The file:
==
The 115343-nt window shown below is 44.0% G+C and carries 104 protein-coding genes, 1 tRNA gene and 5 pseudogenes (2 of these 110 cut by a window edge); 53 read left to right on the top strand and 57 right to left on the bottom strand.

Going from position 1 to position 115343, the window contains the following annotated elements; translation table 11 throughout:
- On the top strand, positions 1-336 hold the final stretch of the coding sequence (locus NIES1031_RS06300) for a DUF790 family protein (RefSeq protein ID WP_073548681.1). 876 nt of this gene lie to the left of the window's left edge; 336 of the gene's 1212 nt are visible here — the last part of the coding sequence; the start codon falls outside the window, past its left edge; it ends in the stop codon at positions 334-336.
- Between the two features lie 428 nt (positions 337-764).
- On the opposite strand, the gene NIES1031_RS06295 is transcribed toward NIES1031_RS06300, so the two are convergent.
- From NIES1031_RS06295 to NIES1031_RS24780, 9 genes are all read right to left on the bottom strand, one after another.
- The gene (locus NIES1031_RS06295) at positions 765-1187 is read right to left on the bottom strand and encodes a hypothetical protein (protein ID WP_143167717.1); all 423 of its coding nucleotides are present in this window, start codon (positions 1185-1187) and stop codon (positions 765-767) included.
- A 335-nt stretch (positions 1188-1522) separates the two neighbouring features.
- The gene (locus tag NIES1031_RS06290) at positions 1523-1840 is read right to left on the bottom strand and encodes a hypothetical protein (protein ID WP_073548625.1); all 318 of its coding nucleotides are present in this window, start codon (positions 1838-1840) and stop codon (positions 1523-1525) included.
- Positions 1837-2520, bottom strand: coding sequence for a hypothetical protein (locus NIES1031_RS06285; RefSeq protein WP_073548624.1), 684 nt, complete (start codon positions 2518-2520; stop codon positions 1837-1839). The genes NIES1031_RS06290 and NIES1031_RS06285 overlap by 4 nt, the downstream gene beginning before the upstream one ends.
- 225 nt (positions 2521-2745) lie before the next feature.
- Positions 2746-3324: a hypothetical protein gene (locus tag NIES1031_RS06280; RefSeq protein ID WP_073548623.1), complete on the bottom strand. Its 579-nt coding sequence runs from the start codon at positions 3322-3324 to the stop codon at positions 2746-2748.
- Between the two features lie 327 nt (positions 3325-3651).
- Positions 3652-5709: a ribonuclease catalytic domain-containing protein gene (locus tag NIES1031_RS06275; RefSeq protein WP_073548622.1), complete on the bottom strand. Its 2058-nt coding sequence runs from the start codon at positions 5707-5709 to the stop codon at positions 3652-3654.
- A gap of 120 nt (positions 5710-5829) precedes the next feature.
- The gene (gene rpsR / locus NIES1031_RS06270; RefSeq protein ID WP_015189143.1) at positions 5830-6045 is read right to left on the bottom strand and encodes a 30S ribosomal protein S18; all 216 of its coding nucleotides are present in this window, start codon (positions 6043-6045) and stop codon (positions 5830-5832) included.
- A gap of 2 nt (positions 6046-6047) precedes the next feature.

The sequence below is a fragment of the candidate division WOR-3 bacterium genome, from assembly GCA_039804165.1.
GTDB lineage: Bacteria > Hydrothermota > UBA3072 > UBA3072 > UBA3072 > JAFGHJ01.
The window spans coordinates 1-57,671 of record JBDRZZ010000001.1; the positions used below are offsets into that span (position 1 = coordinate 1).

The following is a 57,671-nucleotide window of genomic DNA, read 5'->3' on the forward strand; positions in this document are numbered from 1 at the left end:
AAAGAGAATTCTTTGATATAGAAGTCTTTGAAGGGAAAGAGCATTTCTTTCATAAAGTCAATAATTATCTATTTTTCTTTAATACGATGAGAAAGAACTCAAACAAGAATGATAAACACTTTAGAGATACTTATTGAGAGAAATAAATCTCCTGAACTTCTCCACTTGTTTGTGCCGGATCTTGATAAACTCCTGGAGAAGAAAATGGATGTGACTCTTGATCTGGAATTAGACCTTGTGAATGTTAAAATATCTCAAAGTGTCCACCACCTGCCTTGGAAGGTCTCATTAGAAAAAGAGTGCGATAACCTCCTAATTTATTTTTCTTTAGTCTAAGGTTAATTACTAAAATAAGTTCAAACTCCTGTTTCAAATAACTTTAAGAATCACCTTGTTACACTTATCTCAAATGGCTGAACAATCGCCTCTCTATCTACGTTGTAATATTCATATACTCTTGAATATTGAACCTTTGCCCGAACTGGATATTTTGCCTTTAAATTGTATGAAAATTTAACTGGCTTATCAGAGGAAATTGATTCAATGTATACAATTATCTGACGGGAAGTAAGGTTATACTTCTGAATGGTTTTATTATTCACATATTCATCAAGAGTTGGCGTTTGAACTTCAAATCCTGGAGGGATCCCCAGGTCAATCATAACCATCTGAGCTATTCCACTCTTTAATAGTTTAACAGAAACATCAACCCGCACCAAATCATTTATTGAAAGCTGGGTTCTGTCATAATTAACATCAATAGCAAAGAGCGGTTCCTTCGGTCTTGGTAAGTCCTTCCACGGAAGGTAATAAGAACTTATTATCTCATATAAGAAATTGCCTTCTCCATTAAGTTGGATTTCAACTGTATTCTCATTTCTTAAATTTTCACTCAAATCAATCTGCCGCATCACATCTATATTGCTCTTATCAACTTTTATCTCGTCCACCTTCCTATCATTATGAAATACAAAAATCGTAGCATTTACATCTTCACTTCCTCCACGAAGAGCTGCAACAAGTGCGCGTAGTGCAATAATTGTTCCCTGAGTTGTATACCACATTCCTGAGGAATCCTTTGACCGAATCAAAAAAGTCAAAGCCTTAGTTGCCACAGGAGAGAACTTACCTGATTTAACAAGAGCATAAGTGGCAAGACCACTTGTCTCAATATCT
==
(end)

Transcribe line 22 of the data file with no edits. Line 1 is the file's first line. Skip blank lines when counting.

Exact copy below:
AAAGAGAATTCTTTGATATAGAAGTCTTTGAAGGGAAAGAGCATTTCTTTCATAAAGTCAATAATTATCTATTTTTCTTTAATACGATGAGAAAGAACTCAAACAAGAATGATAAACACTTTAGAGATACTTATTGAGAGAAATAAATCTCCTGAACTTCTCCACTTGTTTGTGCCGGATCTTGATAAACTCCTGGAGAAGAAAATGGATGTGACTCTTGATCTGGAATTAGACCTTGTGAATGTTAAAATATCTCAAAGTGTCCACCACCTGCCTTGGAAGGTCTCATTAGAAAAAGAGTGCGATAACCTCCTAATTTATTTTTCTTTAGTCTAAGGTTAATTACTAAAATAAGTTCAAACTCCTGTTTCAAATAACTTTAAGAATCACCTTGTTACACTTATCTCAAATGGCTGAACAATCGCCTCTCTATCTACGTTGTAATATTCATATACTCTTGAATATTGAACCTTTGCCCGAACTGGATATTTTGCCTTTAAATTGTATGAAAATTTAACTGGCTTATCAGAGGAAATTGATTCAATGTATACAATTATCTGACGGGAAGTAAGGTTATACTTCTGAATGGTTTTATTATTCACATATTCATCAAGAGTTGGCGTTTGAACTTCAAATCCTGGAGGGATCCCCAGGTCAATCATAACCATCTGAGCTATTCCACTCTTTAATAGTTTAACAGAAACATCAACCCGCACCAAATCATTTATTGAAAGCTGGGTTCTGTCATAATTAACATCAATAGCAAAGAGCGGTTCCTTCGGTCTTGGTAAGTCCTTCCACGGAAGGTAATAAGAACTTATTATCTCATATAAGAAATTGCCTTCTCCATTAAGTTGGATTTCAACTGTATTCTCATTTCTTAAATTTTCACTCAAATCAATCTGCCGCATCACATCTATATTGCTCTTATCAACTTTTATCTCGTCCACCTTCCTATCATTATGAAATACAAAAATCGTAGCATTTACATCTTCACTTCCTCCACGAAGAGCTGCAACAAGTGCGCGTAGTGCAATAATTGTTCCCTGAGTTGTATACCACATTCCTGAGGAATCCTTTGACCGAATCAAAAAAGTCAAAGCCTTAGTTGCCACAGGAGAGAACTTACCTGATTTAACAAGAGCATAAGTGGCAAGACCACTTGTCTCAATATCT